In December 2001, after being diagnosed with Stage 3 Melanoma, the couple was told the disease had spread; and reactions to the medication left him in an extremely weakened state after nine days in the hospital's intensive care unit. Doctors determined that further treatment could not save him. Marjorie was told her husband would not be lucid for very long.

Paralyzed, incontinent, and unable to feed himself or sit up, Dennis was on round-the-clock oxygen and medications. Marjorie knew she would have to quickly transition between her role as a wife and that of a nurse. Fortunately, she learned about hospice.

"I wasn't familiar with the hospice program," she admitted. "I know though without all the doctors, nurses, friends and prayers that I could not have brought him home. They were just wonderful and helped so much - they were wonderful."

Determined not to isolate her husband in his last weeks of life, Marjorie had her two sons-in-law clear out the dining room and moved a hospital bed into the middle of the room. While Dennis appreciated seeing all the activity of the household, he knew his days were limited.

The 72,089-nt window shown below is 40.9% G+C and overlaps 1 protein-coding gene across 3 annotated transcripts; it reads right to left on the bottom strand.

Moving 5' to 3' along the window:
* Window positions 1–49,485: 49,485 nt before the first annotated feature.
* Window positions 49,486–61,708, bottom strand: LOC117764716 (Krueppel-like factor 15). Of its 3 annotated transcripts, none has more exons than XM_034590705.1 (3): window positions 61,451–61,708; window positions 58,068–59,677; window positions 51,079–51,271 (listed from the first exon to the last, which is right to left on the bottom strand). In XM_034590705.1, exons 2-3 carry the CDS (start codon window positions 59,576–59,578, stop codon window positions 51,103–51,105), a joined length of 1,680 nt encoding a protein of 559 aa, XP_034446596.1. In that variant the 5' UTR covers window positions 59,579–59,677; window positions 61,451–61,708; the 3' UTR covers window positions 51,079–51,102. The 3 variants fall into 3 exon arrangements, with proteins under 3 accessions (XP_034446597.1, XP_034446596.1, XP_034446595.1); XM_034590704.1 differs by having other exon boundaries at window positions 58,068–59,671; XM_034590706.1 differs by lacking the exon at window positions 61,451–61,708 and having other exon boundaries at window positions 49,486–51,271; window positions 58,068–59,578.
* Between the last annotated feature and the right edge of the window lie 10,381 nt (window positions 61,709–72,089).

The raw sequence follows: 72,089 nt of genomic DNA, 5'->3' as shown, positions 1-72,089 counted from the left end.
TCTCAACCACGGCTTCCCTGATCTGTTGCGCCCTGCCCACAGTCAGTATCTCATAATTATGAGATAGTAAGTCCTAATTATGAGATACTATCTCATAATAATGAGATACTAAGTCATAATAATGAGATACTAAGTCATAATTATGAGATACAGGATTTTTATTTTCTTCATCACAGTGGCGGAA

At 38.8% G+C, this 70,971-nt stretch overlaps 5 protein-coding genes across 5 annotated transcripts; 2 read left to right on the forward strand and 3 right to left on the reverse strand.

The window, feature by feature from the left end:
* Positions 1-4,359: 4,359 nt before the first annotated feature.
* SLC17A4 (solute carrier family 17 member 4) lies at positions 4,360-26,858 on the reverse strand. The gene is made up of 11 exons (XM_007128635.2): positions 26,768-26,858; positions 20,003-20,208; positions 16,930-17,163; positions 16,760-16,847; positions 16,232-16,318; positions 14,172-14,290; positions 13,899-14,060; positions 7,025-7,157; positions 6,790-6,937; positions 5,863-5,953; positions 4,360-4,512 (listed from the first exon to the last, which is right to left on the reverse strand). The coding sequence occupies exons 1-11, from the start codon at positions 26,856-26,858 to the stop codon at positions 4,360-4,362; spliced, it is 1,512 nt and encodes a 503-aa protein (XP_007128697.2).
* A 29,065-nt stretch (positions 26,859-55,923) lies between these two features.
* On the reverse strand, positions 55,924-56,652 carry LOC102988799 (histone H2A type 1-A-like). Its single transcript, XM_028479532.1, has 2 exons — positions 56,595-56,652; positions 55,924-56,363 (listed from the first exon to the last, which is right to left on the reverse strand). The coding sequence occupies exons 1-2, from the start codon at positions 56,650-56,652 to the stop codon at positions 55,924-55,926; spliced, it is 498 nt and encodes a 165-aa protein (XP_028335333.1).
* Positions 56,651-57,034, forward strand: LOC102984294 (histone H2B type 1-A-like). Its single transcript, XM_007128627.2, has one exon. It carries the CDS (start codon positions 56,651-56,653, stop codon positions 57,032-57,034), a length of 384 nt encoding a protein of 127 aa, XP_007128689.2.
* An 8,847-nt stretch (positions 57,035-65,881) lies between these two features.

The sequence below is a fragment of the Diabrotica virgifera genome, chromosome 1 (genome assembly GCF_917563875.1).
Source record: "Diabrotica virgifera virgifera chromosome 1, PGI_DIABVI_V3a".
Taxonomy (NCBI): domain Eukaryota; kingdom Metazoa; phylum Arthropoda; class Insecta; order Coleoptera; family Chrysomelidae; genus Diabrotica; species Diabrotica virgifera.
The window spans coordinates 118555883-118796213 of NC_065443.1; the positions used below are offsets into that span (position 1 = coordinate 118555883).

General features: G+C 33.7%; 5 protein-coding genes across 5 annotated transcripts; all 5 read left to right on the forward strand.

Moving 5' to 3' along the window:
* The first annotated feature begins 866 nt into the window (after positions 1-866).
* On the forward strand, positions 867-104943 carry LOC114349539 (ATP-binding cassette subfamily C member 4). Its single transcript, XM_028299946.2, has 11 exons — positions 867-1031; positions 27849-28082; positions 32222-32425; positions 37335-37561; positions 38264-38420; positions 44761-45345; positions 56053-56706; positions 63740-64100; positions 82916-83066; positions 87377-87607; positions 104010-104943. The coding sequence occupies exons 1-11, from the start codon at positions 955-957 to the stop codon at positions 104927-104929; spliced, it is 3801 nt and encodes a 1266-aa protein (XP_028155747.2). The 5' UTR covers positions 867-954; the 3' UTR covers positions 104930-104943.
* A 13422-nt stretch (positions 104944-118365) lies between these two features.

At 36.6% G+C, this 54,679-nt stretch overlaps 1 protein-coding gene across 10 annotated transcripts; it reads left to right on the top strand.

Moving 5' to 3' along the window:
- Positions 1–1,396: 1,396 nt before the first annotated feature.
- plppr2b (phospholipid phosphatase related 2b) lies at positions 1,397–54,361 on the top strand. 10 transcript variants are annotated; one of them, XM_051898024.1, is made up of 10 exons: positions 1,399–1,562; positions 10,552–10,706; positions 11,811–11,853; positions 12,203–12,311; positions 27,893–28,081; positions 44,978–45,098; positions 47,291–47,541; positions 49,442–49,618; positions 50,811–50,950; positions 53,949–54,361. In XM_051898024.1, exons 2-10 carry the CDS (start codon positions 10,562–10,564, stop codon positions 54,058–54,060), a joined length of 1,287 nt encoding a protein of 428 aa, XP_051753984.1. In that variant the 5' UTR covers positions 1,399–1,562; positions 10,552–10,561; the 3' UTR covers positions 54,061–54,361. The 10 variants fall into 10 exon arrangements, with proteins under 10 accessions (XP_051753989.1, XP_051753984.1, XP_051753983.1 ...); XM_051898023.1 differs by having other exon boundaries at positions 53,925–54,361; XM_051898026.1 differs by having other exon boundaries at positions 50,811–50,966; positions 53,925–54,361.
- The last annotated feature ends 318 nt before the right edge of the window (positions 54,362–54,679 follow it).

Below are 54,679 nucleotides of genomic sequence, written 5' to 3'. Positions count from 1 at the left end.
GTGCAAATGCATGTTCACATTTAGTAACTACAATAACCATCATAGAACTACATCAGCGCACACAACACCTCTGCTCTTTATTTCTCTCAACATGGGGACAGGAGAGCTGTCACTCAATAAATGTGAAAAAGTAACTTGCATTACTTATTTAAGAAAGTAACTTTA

"It was strange. Marjorie had the family over one day and they brought a TV set in the dining room," explained Dennis. "We watched videos from the past and sometime during those videos, I just put myself in the hands of the Lord. I said, 'Jesus, I can't do this alone, whatever needs to be done - if it can be, so be it.'"

During that call for help, Dennis knew that God heard his prayers.

"It's hard to say this easily, but I knew that there was a presence in the room although no one spoke to me or touched me," he said. "I knew he was there."

Instead of dying, Dennis began to heal. He progressed enough to be removed from the hospice program Feb. 8, 2002. He transitioned from a wheelchair to a walker to a cane and by fall, 2002, walked unaided.

"My recovery is complete as far as we know," said Dennis. "Every six months I see my oncologist and there is still no change; I am doing great. The oncologist is amazed, too. We are so blessed."

While his recovery is deemed miraculous, doctors remained cautious as to the extent of Dennis' recovery, and explained the limitations to Marjorie.